# ch02-p098 - 98. We obtain the velocity by integration of...

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98. We obtain the velocity by integration of the acceleration: 0 0 (6.1 1.2 ') ' t vv td t −= ³ . Lengths are in meters and times are in seconds. The student is encouraged to look at the discussion in the textbook in §2-7 to better understand the manipulations here. (a) The result of the above calculation is 2 0 = + 6.1 0.6 , t t where the problem states that v 0 = 2.7 m/s. The maximum of this function is found by knowing when its derivative (the acceleration) is zero ( a = 0 when t = 6.1/1.2 = 5.1 s) and plugging that value of t into the velocity equation above. Thus, we find 18 m/s v = . (b) We integrate again to find x as a function of t : 22 3 00 0 ( 6.1 0.6 ) 3.05 0.2 tt x xv d t v t t d t v t t t ′′ = + = + ³³ . With x 0 = 7.3 m, we obtain x = 83 m for t = 6. This is the correct answer, but one has the right to worry that it might not be; after all, the problem asks for the total distance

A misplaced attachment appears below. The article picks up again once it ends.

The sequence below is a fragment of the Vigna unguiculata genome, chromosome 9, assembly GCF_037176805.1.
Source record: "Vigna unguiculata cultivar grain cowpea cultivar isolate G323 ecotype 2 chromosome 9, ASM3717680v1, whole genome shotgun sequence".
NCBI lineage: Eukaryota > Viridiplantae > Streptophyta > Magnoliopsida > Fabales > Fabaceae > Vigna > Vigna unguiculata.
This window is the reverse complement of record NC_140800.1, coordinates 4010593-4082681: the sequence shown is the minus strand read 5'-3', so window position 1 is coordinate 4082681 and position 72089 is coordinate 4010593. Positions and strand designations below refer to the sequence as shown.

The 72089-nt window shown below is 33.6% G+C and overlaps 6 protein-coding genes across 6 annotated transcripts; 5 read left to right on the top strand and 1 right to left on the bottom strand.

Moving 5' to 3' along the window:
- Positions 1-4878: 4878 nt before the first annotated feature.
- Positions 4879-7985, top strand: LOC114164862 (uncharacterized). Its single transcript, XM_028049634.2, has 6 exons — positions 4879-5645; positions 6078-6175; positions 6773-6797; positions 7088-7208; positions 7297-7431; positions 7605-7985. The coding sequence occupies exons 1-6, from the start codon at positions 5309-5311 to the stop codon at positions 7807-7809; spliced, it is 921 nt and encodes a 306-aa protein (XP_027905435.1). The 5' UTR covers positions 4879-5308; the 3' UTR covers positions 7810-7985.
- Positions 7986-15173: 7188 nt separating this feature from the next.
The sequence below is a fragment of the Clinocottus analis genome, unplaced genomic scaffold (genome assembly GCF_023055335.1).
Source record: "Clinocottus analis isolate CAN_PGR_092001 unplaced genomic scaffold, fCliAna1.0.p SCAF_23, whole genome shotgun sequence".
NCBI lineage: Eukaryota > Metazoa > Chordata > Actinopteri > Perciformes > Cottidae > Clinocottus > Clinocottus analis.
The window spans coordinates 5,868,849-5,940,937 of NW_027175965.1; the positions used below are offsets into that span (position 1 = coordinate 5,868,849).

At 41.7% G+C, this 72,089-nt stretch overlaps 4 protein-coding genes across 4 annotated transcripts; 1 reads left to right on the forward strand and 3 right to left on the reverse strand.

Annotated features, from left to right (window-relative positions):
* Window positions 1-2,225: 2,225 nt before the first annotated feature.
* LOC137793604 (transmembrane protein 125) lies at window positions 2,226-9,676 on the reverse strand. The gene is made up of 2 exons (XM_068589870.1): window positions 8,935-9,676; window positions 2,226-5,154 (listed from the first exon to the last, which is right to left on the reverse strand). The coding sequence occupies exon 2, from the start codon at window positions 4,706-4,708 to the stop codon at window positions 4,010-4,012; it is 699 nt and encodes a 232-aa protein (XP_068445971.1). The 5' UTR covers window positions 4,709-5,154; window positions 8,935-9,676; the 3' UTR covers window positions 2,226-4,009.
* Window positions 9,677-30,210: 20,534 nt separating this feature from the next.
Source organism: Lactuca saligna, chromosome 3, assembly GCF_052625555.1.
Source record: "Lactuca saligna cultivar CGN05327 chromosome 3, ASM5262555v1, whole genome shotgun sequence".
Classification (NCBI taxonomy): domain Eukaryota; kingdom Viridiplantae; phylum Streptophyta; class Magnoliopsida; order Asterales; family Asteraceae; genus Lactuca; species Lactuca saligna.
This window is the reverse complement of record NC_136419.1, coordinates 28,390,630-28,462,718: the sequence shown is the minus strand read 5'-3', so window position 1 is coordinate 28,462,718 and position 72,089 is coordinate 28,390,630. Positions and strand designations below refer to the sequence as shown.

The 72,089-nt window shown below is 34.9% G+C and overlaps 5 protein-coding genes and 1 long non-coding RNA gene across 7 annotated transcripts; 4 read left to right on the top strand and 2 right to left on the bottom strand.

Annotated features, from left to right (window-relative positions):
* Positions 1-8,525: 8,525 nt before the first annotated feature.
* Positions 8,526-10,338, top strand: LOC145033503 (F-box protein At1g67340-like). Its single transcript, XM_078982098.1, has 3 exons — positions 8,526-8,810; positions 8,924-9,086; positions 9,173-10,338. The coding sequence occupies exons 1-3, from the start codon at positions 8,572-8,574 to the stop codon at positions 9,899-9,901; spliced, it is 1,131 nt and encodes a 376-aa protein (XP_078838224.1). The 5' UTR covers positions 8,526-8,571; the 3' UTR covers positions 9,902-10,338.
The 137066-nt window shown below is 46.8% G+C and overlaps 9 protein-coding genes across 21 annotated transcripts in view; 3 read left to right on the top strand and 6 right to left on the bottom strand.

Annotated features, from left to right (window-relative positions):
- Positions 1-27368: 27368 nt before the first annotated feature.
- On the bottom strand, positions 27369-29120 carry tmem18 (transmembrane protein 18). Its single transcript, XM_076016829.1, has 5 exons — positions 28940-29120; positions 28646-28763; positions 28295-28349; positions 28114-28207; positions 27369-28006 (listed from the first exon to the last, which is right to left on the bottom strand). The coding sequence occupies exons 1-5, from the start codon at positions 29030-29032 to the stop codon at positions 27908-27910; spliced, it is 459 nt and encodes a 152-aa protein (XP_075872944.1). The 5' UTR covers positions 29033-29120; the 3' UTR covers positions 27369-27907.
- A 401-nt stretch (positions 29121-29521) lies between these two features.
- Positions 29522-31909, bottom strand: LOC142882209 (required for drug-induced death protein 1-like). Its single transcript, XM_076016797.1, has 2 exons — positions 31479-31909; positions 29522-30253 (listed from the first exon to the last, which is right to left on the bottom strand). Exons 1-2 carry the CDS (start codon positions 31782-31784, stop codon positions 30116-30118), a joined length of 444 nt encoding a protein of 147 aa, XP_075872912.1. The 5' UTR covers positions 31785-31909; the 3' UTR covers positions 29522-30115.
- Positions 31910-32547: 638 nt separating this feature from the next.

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## This note was uploaded on 09/03/2009 for the course PHYS 1200 taught by Professor Stoler during the Spring '06 term at Rensselaer Polytechnic Institute.

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